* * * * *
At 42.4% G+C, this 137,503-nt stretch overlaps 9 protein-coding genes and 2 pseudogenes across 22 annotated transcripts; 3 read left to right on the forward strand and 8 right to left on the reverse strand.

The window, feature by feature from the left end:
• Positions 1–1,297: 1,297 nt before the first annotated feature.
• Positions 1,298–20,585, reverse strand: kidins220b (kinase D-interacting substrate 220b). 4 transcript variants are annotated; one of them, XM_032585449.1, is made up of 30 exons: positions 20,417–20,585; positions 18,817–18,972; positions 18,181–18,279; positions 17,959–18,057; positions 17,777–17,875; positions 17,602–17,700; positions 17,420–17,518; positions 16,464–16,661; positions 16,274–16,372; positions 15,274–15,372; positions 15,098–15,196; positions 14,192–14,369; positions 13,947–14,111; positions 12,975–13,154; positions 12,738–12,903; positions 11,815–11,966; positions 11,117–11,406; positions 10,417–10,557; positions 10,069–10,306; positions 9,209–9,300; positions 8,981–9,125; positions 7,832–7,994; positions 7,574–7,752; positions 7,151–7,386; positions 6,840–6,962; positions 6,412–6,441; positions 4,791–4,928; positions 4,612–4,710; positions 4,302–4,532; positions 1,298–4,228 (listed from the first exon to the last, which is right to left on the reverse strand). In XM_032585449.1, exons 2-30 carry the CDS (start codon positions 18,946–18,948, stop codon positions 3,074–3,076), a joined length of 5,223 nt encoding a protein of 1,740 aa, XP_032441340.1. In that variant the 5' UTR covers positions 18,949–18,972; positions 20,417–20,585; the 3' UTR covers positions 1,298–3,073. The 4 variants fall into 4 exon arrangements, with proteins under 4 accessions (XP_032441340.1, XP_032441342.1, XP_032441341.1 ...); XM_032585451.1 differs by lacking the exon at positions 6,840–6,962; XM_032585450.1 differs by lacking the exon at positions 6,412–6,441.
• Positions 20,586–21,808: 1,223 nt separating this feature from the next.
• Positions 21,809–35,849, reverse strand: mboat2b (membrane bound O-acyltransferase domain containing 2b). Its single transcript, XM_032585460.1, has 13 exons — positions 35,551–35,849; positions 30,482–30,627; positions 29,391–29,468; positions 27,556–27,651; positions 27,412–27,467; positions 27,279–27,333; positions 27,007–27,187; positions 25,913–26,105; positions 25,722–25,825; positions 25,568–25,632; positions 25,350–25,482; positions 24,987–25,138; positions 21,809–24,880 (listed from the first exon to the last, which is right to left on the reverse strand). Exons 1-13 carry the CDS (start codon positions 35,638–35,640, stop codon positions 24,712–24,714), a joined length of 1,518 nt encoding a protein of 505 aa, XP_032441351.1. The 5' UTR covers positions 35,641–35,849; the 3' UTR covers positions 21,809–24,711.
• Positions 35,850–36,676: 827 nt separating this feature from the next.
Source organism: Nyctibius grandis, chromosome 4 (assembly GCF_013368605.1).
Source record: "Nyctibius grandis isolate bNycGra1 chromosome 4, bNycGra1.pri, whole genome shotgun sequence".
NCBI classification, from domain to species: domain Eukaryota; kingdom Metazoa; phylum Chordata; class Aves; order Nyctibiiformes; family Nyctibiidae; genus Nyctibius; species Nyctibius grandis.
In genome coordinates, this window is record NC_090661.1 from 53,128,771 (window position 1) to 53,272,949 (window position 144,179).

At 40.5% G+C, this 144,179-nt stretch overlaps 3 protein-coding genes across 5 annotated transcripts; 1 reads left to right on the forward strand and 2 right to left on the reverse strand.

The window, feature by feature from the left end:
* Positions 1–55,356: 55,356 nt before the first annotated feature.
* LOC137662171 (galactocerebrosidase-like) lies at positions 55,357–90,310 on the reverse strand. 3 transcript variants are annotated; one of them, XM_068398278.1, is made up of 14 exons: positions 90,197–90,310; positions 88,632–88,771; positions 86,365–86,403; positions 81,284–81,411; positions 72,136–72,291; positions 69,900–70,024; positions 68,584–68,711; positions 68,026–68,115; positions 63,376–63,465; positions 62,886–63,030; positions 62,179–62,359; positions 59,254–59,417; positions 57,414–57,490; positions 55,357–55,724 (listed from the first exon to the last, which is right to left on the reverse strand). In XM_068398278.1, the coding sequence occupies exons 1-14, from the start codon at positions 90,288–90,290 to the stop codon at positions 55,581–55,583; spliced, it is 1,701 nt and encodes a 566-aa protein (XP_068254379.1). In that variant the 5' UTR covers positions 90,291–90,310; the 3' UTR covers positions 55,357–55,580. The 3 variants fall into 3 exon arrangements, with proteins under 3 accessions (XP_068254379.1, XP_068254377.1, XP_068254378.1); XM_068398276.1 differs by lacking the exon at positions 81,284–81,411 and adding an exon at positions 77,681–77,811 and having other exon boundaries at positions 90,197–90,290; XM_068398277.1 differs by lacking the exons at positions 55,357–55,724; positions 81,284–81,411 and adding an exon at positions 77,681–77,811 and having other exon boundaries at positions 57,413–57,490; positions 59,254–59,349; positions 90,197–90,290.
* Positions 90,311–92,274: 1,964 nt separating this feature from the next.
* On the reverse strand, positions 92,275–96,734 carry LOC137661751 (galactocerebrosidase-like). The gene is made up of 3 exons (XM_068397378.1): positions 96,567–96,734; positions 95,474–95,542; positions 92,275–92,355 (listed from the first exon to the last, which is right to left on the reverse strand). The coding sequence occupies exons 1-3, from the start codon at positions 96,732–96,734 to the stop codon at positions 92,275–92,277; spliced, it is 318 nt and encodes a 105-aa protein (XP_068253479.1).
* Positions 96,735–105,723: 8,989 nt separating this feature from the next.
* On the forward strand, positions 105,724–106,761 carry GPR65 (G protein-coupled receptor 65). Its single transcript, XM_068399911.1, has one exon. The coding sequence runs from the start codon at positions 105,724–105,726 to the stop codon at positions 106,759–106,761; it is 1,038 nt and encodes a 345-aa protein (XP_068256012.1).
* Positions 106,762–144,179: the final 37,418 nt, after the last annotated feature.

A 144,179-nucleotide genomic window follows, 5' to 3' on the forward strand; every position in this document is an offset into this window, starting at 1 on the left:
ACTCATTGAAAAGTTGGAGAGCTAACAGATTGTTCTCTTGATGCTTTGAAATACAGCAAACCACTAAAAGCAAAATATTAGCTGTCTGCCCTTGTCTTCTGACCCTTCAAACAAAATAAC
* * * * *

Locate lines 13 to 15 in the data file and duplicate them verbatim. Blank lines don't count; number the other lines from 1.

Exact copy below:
The window, feature by feature from the left end:
* Positions 1–55,356: 55,356 nt before the first annotated feature.
* LOC137662171 (galactocerebrosidase-like) lies at positions 55,357–90,310 on the reverse strand. 3 transcript variants are annotated; one of them, XM_068398278.1, is made up of 14 exons: positions 90,197–90,310; positions 88,632–88,771; positions 86,365–86,403; positions 81,284–81,411; positions 72,136–72,291; positions 69,900–70,024; positions 68,584–68,711; positions 68,026–68,115; positions 63,376–63,465; positions 62,886–63,030; positions 62,179–62,359; positions 59,254–59,417; positions 57,414–57,490; positions 55,357–55,724 (listed from the first exon to the last, which is right to left on the reverse strand). In XM_068398278.1, the coding sequence occupies exons 1-14, from the start codon at positions 90,288–90,290 to the stop codon at positions 55,581–55,583; spliced, it is 1,701 nt and encodes a 566-aa protein (XP_068254379.1). In that variant the 5' UTR covers positions 90,291–90,310; the 3' UTR covers positions 55,357–55,580. The 3 variants fall into 3 exon arrangements, with proteins under 3 accessions (XP_068254379.1, XP_068254377.1, XP_068254378.1); XM_068398276.1 differs by lacking the exon at positions 81,284–81,411 and adding an exon at positions 77,681–77,811 and having other exon boundaries at positions 90,197–90,290; XM_068398277.1 differs by lacking the exons at positions 55,357–55,724; positions 81,284–81,411 and adding an exon at positions 77,681–77,811 and having other exon boundaries at positions 57,413–57,490; positions 59,254–59,349; positions 90,197–90,290.